Think about that for a moment.

If the client didn’t need nine machines, it wouldn’t have had to spend all of that money and for all of those years! And a wrong assumption in setup times could be leading to loss that never appeared on any income statement. What would show would be the known labor, materials, machinery and overhead costs. But what wouldn’t show would be what wasn’t needed if the team could complete a setup in less than 46 minutes.

After videotaping, collaborating and measuring cycle times on the existing operations and processes, it was evident: The team had ideas that would challenge the 46-minute setups.

After some 5S housekeeping, the team produced a 23-minute setup. One more day of tweaking, and the team got it down to 16. By the last day, the team was consistently producing 10-minute results.

Now let’s talk about the impact.

Under the better state, the client could indeed produce parts faster. It also needed far less capital, insurance, labor, gear, electricity, fluids, tooling, floor space, etc. And because our client’s customer would now get parts faster, the company would get paid faster.

While banks may not like these facts, clients and employees do. Employees can do their jobs more efficiently, and the company makes more money while borrowing less.

Here’s an explanation of the 5S tool the team used to make their setup times faster. This tool–when used properly––not only improves operating efficiency but removes or reduces safety hazards like: tripping, standing, walking, reaching, handling, lifting and searching for lost items.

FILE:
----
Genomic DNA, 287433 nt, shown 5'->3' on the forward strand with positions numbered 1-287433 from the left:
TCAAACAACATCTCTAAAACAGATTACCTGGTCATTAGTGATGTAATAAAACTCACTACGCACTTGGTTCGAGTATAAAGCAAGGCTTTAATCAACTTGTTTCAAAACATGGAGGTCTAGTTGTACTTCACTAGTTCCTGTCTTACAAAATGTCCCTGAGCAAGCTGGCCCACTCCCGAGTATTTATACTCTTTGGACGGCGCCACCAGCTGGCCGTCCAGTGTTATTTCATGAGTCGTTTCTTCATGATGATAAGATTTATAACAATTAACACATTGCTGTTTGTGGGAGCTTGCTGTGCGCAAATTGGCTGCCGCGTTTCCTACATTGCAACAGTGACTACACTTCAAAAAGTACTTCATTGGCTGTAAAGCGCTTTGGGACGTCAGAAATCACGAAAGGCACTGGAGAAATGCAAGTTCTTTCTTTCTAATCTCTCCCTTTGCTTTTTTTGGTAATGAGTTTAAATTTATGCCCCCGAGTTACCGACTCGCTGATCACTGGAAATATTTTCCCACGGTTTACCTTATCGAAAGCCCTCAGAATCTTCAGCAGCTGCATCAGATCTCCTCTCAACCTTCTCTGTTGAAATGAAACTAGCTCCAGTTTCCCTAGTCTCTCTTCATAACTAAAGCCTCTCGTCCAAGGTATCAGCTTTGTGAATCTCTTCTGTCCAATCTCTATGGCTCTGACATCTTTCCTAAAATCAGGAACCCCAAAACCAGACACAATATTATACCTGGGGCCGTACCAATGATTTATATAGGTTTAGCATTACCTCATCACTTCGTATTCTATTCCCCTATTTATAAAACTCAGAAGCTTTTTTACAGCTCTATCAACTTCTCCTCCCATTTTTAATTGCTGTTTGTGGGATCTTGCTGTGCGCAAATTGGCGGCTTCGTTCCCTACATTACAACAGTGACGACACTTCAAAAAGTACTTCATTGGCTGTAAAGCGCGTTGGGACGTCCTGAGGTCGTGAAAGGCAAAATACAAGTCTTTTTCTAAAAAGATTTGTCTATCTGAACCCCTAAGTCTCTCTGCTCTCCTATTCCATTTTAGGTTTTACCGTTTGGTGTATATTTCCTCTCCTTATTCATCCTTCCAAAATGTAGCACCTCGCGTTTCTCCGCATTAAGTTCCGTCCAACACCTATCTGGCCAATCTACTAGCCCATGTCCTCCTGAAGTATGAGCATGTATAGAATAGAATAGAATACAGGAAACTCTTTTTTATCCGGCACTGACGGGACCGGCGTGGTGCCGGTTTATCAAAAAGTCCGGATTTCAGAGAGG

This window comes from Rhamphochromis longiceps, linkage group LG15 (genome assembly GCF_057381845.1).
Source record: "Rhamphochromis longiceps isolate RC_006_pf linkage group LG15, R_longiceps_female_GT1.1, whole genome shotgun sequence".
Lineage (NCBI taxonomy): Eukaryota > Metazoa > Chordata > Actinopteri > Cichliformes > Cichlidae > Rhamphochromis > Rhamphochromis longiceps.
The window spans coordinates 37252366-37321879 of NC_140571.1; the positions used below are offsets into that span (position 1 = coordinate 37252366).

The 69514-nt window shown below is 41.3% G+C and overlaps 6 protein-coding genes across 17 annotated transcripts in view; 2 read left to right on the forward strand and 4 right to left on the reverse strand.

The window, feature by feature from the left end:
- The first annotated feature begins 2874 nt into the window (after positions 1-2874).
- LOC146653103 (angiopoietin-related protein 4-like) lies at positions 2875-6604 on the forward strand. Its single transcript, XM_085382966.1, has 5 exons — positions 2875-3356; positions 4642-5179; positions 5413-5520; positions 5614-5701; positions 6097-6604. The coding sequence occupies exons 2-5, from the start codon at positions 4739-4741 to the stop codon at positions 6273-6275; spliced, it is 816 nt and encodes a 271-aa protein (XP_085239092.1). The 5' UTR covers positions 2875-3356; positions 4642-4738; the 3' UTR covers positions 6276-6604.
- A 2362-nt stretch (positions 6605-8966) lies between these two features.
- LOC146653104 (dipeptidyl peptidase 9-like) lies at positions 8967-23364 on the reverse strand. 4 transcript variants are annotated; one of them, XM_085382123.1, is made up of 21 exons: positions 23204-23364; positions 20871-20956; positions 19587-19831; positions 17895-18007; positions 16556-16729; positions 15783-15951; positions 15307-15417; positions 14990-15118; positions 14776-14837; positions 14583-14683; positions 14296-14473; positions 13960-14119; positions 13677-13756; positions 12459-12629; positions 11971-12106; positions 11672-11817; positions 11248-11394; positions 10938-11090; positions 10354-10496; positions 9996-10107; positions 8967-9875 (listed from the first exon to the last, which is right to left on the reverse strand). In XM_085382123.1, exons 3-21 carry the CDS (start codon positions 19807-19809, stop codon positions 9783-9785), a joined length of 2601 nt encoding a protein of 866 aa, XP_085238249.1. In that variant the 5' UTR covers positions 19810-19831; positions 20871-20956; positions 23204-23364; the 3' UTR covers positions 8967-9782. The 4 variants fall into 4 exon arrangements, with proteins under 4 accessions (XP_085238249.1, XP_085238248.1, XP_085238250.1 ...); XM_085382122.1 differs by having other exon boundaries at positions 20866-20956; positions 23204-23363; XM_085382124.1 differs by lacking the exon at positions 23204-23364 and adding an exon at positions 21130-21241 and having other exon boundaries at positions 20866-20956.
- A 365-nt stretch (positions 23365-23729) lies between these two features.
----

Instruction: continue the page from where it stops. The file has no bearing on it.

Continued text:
In addition, the kaizen event itself creates an opportunity for employees to improve their own job conditions and use their curiosity and creativity to solve production-related problems. The event also creates a more engaged employee, one less likely to file future work comp and employment-related claims.

The 5S Process consists of five steps.

  1. Sort the work area out.
  2. Straighten the work area out, putting everything in the right place.
  3. Clean the entire area, scrub floors, create aisle ways with yellow tape, wash walls, paint, etc.
  4. Create standardized, written work processes.
  5. Sustain the process

Using the tools like 5S, I continue to improve my thinking relating to identifying, and managing work comp risks. But during each kaizen event, I also gain perspective about why stakeholders rarely change their ways. What I’ve learned is this: Clients typically need to have one of two conditions met for good change to occur.

  1. They need to have something to motivate them––which often means facing a crisis.
  2. They need to physically see and experience things to believe them.

If you’re like me, you probably need proof, too. Here it is: A reduction in setup times from over two and a half hours to just over ten minutes.

What the Lean Assessment Does

The lean assessment helps find improvement opportunities. That’s because assessments study and measure cycle times, customer demand, value-adding and non-value-adding activities. The assessment helps everyone—including the executive team— see how people physically are required to do their work and understand why they are required to do it the way they are.

In the week-long assessment process, we’re no longer studying the costs of just safety; we’re studying all of the potential causes that drive productivity and loss away from the nominal value. Safety is not necessarily why we are measuring outcomes. Safety is the benefactor from learning how and why the company adds value, and precisely where it creates loss.

That is the power of good change. And good change comes from the power of lean.

The best approach is to dig out and eliminate problems where they are assumed not to exist.” – Shigeo Shingo